"Are you listening to what's happening here?" she prods. "This whole play is about how you can't escape fate. We're going to see that in Romeo and Juliet as well."
"And The Mayor of Casterbridge?" Paulina Pagán asks.
Smith is pleased.
"Yes, that's very good thinking," she says. "Comparative thinking."
Pre-kindergarten teacher Larimar Gallardo is asking her 4-year-olds to name words that begin with the letter S. Students in Yolanda Adames' second-grade class are taking turns reading Wong Herbert Yee's Mrs. Brown Went to Town. Jacqui Kelly's eighth-graders are parsing a newspaper story about Bill Gates.
"The basic focus here is critical-thinking skills," Kelly, who has taught for 35 years in Massachusetts and Puerto Rico, says after class. "I don't want them to regurgitate exactly what I've said to them. That's why I ask so many questions."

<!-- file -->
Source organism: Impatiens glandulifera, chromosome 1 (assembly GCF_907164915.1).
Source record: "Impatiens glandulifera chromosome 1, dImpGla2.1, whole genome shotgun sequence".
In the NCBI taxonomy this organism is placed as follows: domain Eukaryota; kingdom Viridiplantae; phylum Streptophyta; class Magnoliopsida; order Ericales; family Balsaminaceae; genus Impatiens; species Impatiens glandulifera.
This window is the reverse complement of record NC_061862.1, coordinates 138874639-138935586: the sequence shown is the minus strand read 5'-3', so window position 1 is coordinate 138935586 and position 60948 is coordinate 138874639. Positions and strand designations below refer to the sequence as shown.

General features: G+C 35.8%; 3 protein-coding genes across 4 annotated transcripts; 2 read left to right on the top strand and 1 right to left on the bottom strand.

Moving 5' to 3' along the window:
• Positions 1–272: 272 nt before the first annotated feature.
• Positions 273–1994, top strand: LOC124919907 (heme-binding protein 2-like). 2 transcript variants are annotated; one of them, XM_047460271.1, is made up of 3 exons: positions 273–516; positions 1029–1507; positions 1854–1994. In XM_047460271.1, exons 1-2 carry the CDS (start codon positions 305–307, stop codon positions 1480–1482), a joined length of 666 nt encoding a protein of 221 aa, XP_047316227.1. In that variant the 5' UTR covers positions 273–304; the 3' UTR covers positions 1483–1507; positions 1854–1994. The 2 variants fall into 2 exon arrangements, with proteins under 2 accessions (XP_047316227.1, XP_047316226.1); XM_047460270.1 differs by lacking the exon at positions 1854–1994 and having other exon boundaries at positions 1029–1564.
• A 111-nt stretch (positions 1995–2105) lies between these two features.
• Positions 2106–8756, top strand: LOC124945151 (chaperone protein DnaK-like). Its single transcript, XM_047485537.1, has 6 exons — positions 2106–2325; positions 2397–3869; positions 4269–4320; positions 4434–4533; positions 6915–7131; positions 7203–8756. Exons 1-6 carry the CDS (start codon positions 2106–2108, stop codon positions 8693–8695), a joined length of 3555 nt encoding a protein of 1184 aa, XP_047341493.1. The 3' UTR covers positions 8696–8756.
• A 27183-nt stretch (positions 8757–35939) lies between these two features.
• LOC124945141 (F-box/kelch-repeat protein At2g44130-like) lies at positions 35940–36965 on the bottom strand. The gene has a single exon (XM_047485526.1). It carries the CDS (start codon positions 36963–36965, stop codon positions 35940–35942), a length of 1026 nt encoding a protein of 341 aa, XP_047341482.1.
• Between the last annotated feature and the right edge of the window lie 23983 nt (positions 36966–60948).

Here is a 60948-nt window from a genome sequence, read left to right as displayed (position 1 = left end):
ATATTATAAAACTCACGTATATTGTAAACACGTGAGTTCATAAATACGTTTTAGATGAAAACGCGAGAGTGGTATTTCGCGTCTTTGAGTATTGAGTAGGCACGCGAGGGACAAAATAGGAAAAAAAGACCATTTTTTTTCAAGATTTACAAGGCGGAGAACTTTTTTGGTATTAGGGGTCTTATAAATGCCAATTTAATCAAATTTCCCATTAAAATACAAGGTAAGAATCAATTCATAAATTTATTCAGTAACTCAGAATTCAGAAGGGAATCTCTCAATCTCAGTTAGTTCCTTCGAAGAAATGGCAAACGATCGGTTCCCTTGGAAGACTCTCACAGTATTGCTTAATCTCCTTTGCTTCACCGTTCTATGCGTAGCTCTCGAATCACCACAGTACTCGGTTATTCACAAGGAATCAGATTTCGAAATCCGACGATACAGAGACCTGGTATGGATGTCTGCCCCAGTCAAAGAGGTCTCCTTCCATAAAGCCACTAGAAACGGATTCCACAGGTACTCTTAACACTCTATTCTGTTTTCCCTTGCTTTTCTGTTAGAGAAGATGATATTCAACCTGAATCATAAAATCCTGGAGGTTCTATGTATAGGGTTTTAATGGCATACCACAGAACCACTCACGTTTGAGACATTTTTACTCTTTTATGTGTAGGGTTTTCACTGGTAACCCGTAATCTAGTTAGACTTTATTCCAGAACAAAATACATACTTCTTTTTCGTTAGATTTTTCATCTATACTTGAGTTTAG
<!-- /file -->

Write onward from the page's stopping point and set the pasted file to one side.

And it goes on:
Ivy League material
Members of the class of 2003 were accepted at Harvard, Yale, Princeton, Columbia, Stanford and Massachusetts Institute of Technology; one was a Presidential Scholar, and two were National Merit Scholars.
"I think we do have a special niche here," Headmaster Barry Farnham says. "Because we're dealing with a more selective student population, our success rate is going to be different."
Pablo Rivera Ortíz, the undersecretary of education for academic affairs, echoes Farnham.
"There is no comparison," he says. "The population that goes to those schools are from the upper economic levels of Puerto Rico. They have access to travel, computers, books, different opportunities so they can increase their domain of the language.
"If you give the same opportunities that those students have in the private schools in the public schools, the students can learn."
The irony, Barreto says, is that the officials who debate language instruction in the public schools seem to have found more common ground in their choices for their own families.
"Most of the political and economic elite of Puerto Rico, regardless of their ideological orientation, do send their kids to private schools that use English as a language of instruction or as the only language of instruction," he says. "The policy really is impacting the middle and lower classes more than any other segment of society, because the elite already do speak it."